"We have described and are exploiting a biochemical pathway to make brain cancers much more sensitive to common therapeutic agents that cause a natural process of cell death called apoptosis," said John S. Yu, M.D., co-director of the Comprehensive Brain Tumor Program at the Institute, adding that the researchers are applying for Food and Drug Administration approval to translate their findings into patient clinical trials as soon as possible.
Although most types of cells can be dismantled and cleared by apoptosis a "programmed" and necessary cell death mechanism gliomas and other cancer cells have genes that enable them to thwart apoptosis and continue to grow unchecked even when subjected to therapies that are designed to initiate or enhance apoptosis.
One such therapy, which Institute researchers have studied and are developing, centers on a protein called TRAIL (tumor necrosis factor related apoptosis inducing ligand). TRAIL has been shown to cause cell death in several types of cancers, with negligible damage to normal cells. The new findings should increase the effectiveness of TRAIL and other agents that trigger a "caspase cascade" a specific biochemical chain reaction resulting in cell death.
In the normal process of apoptosis, the enzymes caspase-8 and caspase-9 activate caspase-3, which initiates cell breakdown, leading to cell death. In gliomas, however, several proteins that modulate these enzymes are overexpressed, resulting in down-regulation (reduction) of enzyme activity. With caspase-3 activation blocked, apoptosis is halted and cancer cells grow uncontrolled.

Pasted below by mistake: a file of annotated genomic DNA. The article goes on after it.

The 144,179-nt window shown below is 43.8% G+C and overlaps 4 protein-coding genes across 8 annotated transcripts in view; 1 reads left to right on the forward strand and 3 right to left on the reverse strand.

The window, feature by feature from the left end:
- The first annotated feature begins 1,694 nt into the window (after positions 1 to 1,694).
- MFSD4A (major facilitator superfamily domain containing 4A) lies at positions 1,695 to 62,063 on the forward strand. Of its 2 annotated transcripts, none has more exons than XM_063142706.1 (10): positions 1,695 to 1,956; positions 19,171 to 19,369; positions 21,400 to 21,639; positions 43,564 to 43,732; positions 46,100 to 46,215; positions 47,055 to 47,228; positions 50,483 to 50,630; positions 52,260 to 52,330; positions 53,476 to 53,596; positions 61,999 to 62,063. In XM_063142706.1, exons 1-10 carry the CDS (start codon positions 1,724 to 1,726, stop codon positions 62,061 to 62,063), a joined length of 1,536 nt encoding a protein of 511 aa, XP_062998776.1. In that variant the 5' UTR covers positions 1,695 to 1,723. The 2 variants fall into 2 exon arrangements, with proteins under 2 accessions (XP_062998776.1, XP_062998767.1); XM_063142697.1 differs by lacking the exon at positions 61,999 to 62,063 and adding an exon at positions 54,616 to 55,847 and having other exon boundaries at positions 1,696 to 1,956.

The Cedars-Sinai researchers theorized that a diabetes drug called troglitazone would limit the effects of the overexpressed proteins, reinstating the caspase activity and the process of apoptosis. In patient trials, pioglitazone will be used instead of troglitazone, which was the ingredient in Rezulin„¥, removed from the market because of safety issues. Pioglitazone acts in cancer cells in the same way as troglitazone, but without the associated liver concerns. Both are in a family of drugs called thiazolidinediones, given in tablet form to patients with Type 2 diabetes to improve cells' responsiveness to insulin.
Although Yu and his colleagues usually are hesitant to prescribe more than one anti-cancer medication, this appears to be an ideal situation for a two-drug attack.
"When you combine two therapeutic agents, you usually get the toxicity of both, which is additive. But this strategy is different in that we are using a common diabetes drug that does not have the toxicity of a therapeutic agent. We have medications that are designed to induce apoptosis in tumor cells. Now we have a drug that appears to lower thresholds for induction of apoptosis," said Yu, senior author of a paper describing the study in the Journal of Biological Chemistry, published online Nov. 30, 2005. The article is expected to be published in the print version of the journal in late January.
"This study shows that as we begin to dissect the biochemistry of cancer, we can design therapies that interact within the critical pathways that are important for cancers to survive," said Keith L. Black, M.D., director of the Institute and the Division of Neurosurgery at Cedars-Sinai. "One of the things we have learned is that there probably will not be one ultimate pathway in cancer that we can block and be curative. A more likely scenario is that we will need to develop multiple pathways for interaction. The understanding we gain from translating basic research into patient care allows us to build upon what we already know and begin to block additional pathways to make our current therapies more effective."
The study was supported by National Institutes of Health grant 1RO1 NS048959.